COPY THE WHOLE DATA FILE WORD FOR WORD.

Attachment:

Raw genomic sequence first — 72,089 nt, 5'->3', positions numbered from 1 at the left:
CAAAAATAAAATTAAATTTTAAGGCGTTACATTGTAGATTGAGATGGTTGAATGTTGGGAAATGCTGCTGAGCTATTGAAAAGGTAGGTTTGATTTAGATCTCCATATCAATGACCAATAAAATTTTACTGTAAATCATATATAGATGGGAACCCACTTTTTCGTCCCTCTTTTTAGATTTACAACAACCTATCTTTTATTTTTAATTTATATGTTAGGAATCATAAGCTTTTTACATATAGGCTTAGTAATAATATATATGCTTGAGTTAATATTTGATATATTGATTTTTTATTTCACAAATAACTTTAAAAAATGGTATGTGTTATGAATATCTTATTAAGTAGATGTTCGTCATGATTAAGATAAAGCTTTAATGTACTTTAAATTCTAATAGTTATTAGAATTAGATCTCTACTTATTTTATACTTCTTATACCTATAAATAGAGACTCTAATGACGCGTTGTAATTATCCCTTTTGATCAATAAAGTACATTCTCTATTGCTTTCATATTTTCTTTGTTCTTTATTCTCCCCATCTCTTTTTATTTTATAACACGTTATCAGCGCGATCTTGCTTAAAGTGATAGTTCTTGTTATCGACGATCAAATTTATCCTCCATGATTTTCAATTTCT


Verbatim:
Raw genomic sequence first — 72,089 nt, 5'->3', positions numbered from 1 at the left:
CAAAAATAAAATTAAATTTTAAGGCGTTACATTGTAGATTGAGATGGTTGAATGTTGGGAAATGCTGCTGAGCTATTGAAAAGGTAGGTTTGATTTAGATCTCCATATCAATGACCAATAAAATTTTACTGTAAATCATATATAGATGGGAACCCACTTTTTCGTCCCTCTTTTTAGATTTACAACAACCTATCTTTTATTTTTAATTTATATGTTAGGAATCATAAGCTTTTTACATATAGGCTTAGTAATAATATATATGCTTGAGTTAATATTTGATATATTGATTTTTTATTTCACAAATAACTTTAAAAAATGGTATGTGTTATGAATATCTTATTAAGTAGATGTTCGTCATGATTAAGATAAAGCTTTAATGTACTTTAAATTCTAATAGTTATTAGAATTAGATCTCTACTTATTTTATACTTCTTATACCTATAAATAGAGACTCTAATGACGCGTTGTAATTATCCCTTTTGATCAATAAAGTACATTCTCTATTGCTTTCATATTTTCTTTGTTCTTTATTCTCCCCATCTCTTTTTATTTTATAACACGTTATCAGCGCGATCTTGCTTAAAGTGATAGTTCTTGTTATCGACGATCAAATTTATCCTCCATGATTTTCAATTTCT